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Any proof for the CHAIN RULE ?

  1. Jun 2, 2012 #1
    Any proof for the CHAIN RULE ??

    Can somebody please show me the proof of the chain rule?? even though i have been applying that concept since i touch differentiation but i still have doubt and question on this concept!
     
  2. jcsd
  3. Jun 2, 2012 #2

    chiro

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    Re: Any proof for the CHAIN RULE ??

    Hey Yh Hoo.

    A quick google search will give you:

    http://en.wikipedia.org/wiki/Chain_rule#Proofs_of_the_chain_rule

    But even without this, it's best to resort to the definition of the derivative which is in terms of f'(x) = lim h->0 [f(x+h) - f(x)]/h, but instead you consider f'(g(x)). So expand this out and you get: lim a->b [f(g(b)) - f(g(a))]/[g(b)-g(a)] and then consider the multiplication by [g(b) - g(a)]/[b-a] and use this identity to get things in terms of the derivative of the whole thing.
     
  4. Jun 2, 2012 #3
    Re: Any proof for the CHAIN RULE ??

    Here's a proof:

    http://kruel.co/math/chainrule.pdf

    Here's a java applet:

    http://webspace.ship.edu/msrenault/GeoGebraCalculus/derivative_intuitive_chain_rule.html

    Here's my own input on the matter:

    Let's agree on some notation, let y=f(x), z=g(y), so z=g(f(x)).

    So there is a proof of z'(x)=g'(f(x))g'(x) in a link above.

    But let's ignore the proof and build some intuition, so that we also have a feel for why it is true, not just stare blankly through the proof and nod.

    Try y=ax+b, and z=cy+d. If you play with that, you may have more of a feel for it. You can try b=d=0 too.

    More intuition: I think I read once that Newton, a big helper in inventing the calculus, thought of the cahin rule in terms of gears. So the way z spins depends on how it is connected to y, which the way y spins depends on how it is connected to x. The g(x) inside of f', you can say is because z is connected to y=g(x), not x.

    Some tips: Don't forget the g(x) inside of f'. To see what I mean, try g(x)=ln(x), f(x)=1+x^2.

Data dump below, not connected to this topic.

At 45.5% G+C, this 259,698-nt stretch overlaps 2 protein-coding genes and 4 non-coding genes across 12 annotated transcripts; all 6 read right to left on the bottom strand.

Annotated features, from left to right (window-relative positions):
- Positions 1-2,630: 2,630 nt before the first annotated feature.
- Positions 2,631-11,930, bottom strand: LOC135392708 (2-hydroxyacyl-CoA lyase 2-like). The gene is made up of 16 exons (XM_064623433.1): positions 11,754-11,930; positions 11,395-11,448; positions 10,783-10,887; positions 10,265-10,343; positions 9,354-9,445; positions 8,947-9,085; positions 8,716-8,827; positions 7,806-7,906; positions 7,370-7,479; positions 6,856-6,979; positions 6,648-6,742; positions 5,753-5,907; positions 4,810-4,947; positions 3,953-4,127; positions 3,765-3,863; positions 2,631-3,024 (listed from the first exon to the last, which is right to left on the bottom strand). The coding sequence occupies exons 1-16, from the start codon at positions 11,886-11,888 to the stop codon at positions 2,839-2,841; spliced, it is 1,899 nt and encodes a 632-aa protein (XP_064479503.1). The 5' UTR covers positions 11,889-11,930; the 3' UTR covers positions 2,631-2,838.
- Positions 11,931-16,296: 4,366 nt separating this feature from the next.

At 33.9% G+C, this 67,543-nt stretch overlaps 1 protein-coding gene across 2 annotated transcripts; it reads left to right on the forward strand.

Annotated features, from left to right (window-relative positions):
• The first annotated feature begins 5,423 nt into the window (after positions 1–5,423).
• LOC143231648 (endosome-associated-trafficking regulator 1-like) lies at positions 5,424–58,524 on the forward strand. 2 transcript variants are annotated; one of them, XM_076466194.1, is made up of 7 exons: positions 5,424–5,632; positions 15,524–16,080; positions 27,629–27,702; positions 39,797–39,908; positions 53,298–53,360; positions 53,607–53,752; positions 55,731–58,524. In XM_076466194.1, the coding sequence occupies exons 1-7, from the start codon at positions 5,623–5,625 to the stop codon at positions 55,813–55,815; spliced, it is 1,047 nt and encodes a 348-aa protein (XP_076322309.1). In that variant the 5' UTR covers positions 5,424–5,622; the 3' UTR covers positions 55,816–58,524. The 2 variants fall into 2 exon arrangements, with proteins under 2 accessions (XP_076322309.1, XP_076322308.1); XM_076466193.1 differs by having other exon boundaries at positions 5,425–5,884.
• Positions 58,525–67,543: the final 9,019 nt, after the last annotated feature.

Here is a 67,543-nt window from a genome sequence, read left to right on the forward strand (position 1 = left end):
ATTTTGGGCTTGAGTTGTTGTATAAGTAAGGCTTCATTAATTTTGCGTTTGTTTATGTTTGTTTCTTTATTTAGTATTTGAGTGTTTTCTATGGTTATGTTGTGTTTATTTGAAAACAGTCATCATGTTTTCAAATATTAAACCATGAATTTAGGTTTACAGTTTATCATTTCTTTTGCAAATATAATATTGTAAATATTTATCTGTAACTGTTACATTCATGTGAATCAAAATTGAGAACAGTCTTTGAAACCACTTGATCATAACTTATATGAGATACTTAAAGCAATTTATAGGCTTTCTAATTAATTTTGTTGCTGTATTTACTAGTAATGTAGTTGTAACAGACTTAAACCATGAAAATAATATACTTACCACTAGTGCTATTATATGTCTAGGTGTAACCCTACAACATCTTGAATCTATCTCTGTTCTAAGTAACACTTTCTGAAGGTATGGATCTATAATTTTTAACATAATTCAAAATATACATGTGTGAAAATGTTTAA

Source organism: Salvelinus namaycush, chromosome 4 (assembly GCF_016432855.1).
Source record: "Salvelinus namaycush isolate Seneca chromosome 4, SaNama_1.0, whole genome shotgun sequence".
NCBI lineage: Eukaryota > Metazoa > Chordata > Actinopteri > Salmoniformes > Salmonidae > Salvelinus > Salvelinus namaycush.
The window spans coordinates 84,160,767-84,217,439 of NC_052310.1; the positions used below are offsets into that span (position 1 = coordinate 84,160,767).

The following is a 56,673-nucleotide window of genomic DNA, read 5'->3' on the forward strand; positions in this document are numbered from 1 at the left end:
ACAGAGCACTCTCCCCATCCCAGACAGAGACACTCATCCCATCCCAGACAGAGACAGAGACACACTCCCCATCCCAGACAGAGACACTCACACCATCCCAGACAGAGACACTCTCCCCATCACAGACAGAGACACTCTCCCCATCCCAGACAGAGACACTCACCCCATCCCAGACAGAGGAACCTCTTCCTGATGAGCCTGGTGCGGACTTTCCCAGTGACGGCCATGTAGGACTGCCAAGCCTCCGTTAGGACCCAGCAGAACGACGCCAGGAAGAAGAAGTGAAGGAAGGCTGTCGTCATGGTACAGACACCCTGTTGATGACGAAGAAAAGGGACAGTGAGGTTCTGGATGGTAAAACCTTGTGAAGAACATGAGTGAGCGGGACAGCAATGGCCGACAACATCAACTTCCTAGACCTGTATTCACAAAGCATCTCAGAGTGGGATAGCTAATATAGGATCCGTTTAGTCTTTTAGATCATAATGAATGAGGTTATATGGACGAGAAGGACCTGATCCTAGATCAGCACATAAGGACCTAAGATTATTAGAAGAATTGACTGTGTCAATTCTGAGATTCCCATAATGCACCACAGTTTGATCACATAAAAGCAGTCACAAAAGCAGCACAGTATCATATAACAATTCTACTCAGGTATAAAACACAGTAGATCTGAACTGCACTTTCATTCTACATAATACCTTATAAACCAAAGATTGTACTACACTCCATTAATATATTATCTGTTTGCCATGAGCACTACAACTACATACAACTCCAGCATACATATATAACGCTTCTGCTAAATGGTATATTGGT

A nice tool for remembering the rule is what I think is called Liebniz's notation: dz/dx=(dz/dy)(dy/dx).

    Be careful of notation, for instance, z' could mean dz/dx or dz/dy.
     
  5. Jun 2, 2012 #4

    micromass

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    Re: Any proof for the CHAIN RULE ??

    This doesn't always work as g(b)-g(a) can be zero and then the fraction is undefined.
     
  6. Jun 3, 2012 #5
    Re: Any proof for the CHAIN RULE ??

    Thanks guys, i will look at that first.
     
  7. Jun 3, 2012 #6

    Fredrik

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    Re: Any proof for the CHAIN RULE ??

    I like the following non-rigorous argument:

    It follows immediately from the definition of "derivative" that when h is small,
    \begin{align*}
    f(x+h)\approx f(x)+hf'(x).
    \end{align*} Let's use this formula (twice) to approximate f(g(x+h)).
    \begin{align*}
    f(g(x+h))\approx f\big(g(x)+hg'(x)\big)\approx f(g(x))+hg'(x)f'(g(x)).
    \end{align*} This implies that
    \begin{align*}(f\circ g)'(x) &\approx \frac{f(g(x+h))-f(g(x))}{h}\approx \frac{f(g(x))+hg'(x)f'(g(x))-f(g(x))}{h}\\ &\approx f'(g(x))g'(x).
    \end{align*}
    A rigorous proof will cover at least two pages in a book, if the author does it as a straightforward application of the ε-δ definition of "limit", and includes all the details. There are tricks you can use to make the proof shorter, but I prefer not to use them, for the following two reasons:

    1. In my opinion, they make it harder to understand what's really going on.
    2. The people who need to study the proof have recently learned the ε-δ definition and are still pretty bad at using it, so it's an excellent exercise for them to study the longer but more straightforward proof.

    I actually typed up a long but straightforward proof for my personal notes the last time I participated in one of these threads, but I never posted it. I will do that now. See my next post below (in ten minutes or so).
     
  8. Jun 3, 2012 #7

    Fredrik

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    Re: Any proof for the CHAIN RULE ??

    There may still be some minor inaccuracies in the statement and the proof of the theorem. I will take another look at this later today to see if I find any. Feel free to post a comment if you find a mistake before I do.

    Theorem: Let ##x\in\mathbb R## be arbitrary. Let f,g be arbitrary functions. If g is differentiable at x, and f is differentiable at g(x), then ##f\circ g## is differentiable at x, and
    \begin{align}
    (f\circ g)'(x)=f'(g(x))g'(x).
    \end{align}
    (Comment: In this context, "function" means "real-valued function with a domain that's a subset of ℝ").

    Proof:
    Let ε>0 be arbitrary. We're going to show that there exists a δ>0 such that for all h,